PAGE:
OBJECTIVE: To understand molecular structure and bond angles.
So far in this chapter we have considered the Lewis structures of molecules. These structures represent the arrangement of the valence electrons in a mol- ecule. We use the word structure in another way when we talk about the molecular structure or geometric structure of a molecule. These terms refer to the three-dimensional arrangement of the atoms in a molecule. For example, the water molecule is known to have the molecular structure
which is often called “bent” or “V-shaped.” To describe the structure more precisely, we often specify the bond angle. For the H2O molecule the bond angle is about 105°.
On the other hand, some molecules exhibit a linear structure (all atoms in a line). An example is the CO2 molecule.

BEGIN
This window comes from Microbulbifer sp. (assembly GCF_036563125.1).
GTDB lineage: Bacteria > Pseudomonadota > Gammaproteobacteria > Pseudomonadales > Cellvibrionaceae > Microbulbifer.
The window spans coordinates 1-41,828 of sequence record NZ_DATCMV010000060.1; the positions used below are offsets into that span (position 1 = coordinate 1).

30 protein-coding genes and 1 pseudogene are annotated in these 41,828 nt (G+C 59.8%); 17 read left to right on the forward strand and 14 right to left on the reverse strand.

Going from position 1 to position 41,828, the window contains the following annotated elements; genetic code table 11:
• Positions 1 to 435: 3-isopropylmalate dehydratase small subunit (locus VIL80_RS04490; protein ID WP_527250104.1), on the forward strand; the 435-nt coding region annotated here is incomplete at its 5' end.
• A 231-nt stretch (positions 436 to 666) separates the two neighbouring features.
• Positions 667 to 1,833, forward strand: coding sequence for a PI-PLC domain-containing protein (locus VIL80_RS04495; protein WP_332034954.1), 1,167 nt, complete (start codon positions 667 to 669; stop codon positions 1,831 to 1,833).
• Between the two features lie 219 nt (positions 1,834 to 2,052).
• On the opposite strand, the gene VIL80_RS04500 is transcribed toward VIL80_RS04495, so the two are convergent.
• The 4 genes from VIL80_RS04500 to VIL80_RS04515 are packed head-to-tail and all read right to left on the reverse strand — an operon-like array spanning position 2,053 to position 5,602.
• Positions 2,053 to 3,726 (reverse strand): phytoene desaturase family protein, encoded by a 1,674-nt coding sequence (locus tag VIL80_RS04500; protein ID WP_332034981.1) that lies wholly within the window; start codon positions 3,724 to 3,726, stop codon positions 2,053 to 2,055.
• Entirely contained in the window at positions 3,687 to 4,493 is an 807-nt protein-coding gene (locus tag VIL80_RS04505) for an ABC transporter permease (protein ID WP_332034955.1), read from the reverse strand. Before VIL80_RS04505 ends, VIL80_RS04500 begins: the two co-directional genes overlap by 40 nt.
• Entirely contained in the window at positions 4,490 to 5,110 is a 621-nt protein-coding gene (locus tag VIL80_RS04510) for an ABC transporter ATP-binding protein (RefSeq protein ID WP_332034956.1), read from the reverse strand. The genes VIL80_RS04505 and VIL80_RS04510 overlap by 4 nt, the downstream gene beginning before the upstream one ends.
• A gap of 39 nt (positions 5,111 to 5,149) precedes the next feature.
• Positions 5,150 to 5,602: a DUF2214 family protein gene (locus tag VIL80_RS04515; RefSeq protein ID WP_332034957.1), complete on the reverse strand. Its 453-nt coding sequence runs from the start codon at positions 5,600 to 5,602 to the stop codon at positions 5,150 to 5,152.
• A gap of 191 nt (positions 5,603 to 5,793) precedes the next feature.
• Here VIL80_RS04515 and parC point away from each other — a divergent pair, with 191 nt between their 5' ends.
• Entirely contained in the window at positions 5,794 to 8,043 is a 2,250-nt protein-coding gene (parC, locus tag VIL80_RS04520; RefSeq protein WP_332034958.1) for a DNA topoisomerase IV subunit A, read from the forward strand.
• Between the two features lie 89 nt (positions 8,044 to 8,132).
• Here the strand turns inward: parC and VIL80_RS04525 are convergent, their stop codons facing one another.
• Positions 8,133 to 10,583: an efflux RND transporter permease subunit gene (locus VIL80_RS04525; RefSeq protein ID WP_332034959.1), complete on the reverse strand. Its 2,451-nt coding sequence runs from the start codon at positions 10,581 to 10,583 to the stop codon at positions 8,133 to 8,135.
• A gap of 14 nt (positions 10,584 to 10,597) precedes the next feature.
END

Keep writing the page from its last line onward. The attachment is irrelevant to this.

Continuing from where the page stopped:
Note that a linear molecule has a 180° bond angle.
A third type of molecular structure is illustrated by BF3, which is planar or flat (all four atoms in the same plane) with 120° bond angles.
The name usually given to this structure is trigonal planar structure, al- though triangular might seem to make more sense.
Another type of molecular structure is illustrated by methane, CH4. This molecule has the molecular structure shown in Figure 12.11, which is called a tetrahedral structure or a tetrahedron. The dashed lines shown connecting the H atoms define the four identical triangular faces of the tetrahedron.